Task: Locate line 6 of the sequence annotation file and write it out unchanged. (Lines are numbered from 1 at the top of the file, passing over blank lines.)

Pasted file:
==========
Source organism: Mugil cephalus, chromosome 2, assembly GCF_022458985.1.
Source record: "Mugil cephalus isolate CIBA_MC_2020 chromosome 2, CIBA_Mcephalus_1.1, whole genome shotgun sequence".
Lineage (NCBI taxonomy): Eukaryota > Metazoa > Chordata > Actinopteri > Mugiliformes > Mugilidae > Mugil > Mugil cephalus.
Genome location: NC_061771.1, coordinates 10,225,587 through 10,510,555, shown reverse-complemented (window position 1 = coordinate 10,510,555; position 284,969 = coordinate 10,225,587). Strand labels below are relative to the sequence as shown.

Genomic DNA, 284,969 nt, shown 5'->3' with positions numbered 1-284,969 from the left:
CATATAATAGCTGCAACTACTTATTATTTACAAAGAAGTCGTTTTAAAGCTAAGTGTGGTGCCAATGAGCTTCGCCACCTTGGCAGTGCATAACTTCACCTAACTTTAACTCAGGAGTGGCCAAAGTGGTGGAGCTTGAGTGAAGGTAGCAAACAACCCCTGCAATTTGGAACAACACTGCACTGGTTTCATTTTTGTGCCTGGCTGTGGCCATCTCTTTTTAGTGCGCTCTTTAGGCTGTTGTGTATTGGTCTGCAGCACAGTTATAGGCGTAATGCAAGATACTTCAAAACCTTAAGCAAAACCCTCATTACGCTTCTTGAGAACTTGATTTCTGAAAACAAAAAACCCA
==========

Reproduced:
CATATAATAGCTGCAACTACTTATTATTTACAAAGAAGTCGTTTTAAAGCTAAGTGTGGTGCCAATGAGCTTCGCCACCTTGGCAGTGCATAACTTCACCTAACTTTAACTCAGGAGTGGCCAAAGTGGTGGAGCTTGAGTGAAGGTAGCAAACAACCCCTGCAATTTGGAACAACACTGCACTGGTTTCATTTTTGTGCCTGGCTGTGGCCATCTCTTTTTAGTGCGCTCTTTAGGCTGTTGTGTATTGGTCTGCAGCACAGTTATAGGCGTAATGCAAGATACTTCAAAACCTTAAGCAAAACCCTCATTACGCTTCTTGAGAACTTGATTTCTGAAAACAAAAAACCCA